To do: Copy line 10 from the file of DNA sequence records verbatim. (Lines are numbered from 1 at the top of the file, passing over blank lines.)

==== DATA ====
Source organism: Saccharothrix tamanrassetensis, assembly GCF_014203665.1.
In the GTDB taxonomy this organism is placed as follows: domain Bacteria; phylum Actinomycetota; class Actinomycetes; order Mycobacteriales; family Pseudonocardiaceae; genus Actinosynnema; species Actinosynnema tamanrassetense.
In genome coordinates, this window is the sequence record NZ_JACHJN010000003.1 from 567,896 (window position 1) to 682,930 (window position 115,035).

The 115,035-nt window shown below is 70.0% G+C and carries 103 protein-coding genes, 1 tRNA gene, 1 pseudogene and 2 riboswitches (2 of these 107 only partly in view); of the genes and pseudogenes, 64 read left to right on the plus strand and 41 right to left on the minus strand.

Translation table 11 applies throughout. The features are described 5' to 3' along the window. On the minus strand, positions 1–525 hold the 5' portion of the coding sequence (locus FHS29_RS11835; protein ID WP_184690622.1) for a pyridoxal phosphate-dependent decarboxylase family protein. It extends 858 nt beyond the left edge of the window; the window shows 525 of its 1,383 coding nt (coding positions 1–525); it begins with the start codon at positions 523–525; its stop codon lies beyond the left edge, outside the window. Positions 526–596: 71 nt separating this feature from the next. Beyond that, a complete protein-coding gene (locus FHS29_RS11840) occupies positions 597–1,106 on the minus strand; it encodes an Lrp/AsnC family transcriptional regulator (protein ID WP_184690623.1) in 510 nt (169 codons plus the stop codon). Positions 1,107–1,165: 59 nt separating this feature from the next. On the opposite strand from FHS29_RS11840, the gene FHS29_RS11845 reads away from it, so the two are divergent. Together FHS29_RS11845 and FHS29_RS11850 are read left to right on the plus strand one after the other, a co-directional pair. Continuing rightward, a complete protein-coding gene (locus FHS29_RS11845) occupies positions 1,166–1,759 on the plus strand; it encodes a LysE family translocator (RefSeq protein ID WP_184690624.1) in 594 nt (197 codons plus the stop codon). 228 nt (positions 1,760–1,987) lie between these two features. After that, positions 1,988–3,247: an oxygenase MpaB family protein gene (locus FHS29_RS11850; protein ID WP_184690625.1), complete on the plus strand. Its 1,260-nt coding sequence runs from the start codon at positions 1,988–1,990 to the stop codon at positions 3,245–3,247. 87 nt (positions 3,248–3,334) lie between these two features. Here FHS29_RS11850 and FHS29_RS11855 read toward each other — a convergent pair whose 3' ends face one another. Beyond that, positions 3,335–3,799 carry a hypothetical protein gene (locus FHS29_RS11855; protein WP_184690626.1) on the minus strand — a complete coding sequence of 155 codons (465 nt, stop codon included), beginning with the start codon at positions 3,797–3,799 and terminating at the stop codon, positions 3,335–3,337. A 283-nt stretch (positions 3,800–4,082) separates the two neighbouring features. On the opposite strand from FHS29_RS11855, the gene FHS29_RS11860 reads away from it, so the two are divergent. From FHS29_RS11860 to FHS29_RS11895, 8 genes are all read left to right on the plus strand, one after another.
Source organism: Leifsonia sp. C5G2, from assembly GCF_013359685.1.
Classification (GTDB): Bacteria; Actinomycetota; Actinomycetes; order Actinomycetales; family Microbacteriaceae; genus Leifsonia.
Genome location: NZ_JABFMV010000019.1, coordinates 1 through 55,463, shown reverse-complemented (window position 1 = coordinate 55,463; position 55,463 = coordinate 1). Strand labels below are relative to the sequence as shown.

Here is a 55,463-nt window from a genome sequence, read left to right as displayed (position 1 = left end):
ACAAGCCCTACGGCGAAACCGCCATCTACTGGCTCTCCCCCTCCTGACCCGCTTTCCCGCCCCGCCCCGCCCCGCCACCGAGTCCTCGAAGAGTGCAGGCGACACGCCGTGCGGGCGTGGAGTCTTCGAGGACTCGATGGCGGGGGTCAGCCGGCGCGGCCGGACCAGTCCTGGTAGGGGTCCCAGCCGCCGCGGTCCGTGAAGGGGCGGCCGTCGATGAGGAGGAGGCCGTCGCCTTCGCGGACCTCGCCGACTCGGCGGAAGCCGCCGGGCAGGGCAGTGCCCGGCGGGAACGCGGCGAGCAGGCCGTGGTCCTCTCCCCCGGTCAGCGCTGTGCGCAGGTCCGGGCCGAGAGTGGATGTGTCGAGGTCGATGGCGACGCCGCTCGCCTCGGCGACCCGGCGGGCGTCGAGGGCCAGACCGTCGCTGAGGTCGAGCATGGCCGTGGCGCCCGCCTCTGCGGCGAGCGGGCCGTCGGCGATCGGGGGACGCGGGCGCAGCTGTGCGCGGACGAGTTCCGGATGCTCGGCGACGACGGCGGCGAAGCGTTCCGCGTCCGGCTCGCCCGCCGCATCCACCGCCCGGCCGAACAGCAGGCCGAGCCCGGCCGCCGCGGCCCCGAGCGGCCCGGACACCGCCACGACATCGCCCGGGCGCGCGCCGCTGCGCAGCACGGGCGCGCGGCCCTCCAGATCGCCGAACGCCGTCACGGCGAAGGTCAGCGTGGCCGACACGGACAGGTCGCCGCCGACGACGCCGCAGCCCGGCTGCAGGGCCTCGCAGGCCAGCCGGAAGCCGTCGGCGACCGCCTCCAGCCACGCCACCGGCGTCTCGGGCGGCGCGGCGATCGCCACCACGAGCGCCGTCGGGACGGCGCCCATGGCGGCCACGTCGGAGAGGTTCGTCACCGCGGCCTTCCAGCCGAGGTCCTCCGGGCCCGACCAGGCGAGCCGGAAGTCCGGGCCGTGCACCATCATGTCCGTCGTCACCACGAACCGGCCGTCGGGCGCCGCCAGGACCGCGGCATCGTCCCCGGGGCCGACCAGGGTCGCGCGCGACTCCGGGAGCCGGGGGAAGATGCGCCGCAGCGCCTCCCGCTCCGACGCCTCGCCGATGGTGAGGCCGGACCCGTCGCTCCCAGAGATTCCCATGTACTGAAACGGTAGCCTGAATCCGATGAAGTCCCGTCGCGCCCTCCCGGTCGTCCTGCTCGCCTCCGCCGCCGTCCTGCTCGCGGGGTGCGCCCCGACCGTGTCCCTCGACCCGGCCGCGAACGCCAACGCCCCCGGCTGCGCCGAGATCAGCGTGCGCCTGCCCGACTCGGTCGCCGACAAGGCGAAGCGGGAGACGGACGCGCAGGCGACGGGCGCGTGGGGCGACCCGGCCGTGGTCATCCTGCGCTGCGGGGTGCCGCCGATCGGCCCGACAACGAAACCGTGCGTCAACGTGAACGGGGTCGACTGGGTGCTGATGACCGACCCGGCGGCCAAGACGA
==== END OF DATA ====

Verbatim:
ACAAGCCCTACGGCGAAACCGCCATCTACTGGCTCTCCCCCTCCTGACCCGCTTTCCCGCCCCGCCCCGCCCCGCCACCGAGTCCTCGAAGAGTGCAGGCGACACGCCGTGCGGGCGTGGAGTCTTCGAGGACTCGATGGCGGGGGTCAGCCGGCGCGGCCGGACCAGTCCTGGTAGGGGTCCCAGCCGCCGCGGTCCGTGAAGGGGCGGCCGTCGATGAGGAGGAGGCCGTCGCCTTCGCGGACCTCGCCGACTCGGCGGAAGCCGCCGGGCAGGGCAGTGCCCGGCGGGAACGCGGCGAGCAGGCCGTGGTCCTCTCCCCCGGTCAGCGCTGTGCGCAGGTCCGGGCCGAGAGTGGATGTGTCGAGGTCGATGGCGACGCCGCTCGCCTCGGCGACCCGGCGGGCGTCGAGGGCCAGACCGTCGCTGAGGTCGAGCATGGCCGTGGCGCCCGCCTCTGCGGCGAGCGGGCCGTCGGCGATCGGGGGACGCGGGCGCAGCTGTGCGCGGACGAGTTCCGGATGCTCGGCGACGACGGCGGCGAAGCGTTCCGCGTCCGGCTCGCCCGCCGCATCCACCGCCCGGCCGAACAGCAGGCCGAGCCCGGCCGCCGCGGCCCCGAGCGGCCCGGACACCGCCACGACATCGCCCGGGCGCGCGCCGCTGCGCAGCACGGGCGCGCGGCCCTCCAGATCGCCGAACGCCGTCACGGCGAAGGTCAGCGTGGCCGACACGGACAGGTCGCCGCCGACGACGCCGCAGCCCGGCTGCAGGGCCTCGCAGGCCAGCCGGAAGCCGTCGGCGACCGCCTCCAGCCACGCCACCGGCGTCTCGGGCGGCGCGGCGATCGCCACCACGAGCGCCGTCGGGACGGCGCCCATGGCGGCCACGTCGGAGAGGTTCGTCACCGCGGCCTTCCAGCCGAGGTCCTCCGGGCCCGACCAGGCGAGCCGGAAGTCCGGGCCGTGCACCATCATGTCCGTCGTCACCACGAACCGGCCGTCGGGCGCCGCCAGGACCGCGGCATCGTCCCCGGGGCCGACCAGGGTCGCGCGCGACTCCGGGAGCCGGGGGAAGATGCGCCGCAGCGCCTCCCGCTCCGACGCCTCGCCGATGGTGAGGCCGGACCCGTCGCTCCCAGAGATTCCCATGTACTGAAACGGTAGCCTGAATCCGATGAAGTCCCGTCGCGCCCTCCCGGTCGTCCTGCTCGCCTCCGCCGCCGTCCTGCTCGCGGGGTGCGCCCCGACCGTGTCCCTCGACCCGGCCGCGAACGCCAACGCCCCCGGCTGCGCCGAGATCAGCGTGCGCCTGCCCGACTCGGTCGCCGACAAGGCGAAGCGGGAGACGGACGCGCAGGCGACGGGCGCGTGGGGCGACCCGGCCGTGGTCATCCTGCGCTGCGGGGTGCCGCCGATCGGCCCGACAACGAAACCGTGCGTCAACGTGAACGGGGTCGACTGGGTGCTGATGACCGACCCGGCGGCCAAGACGA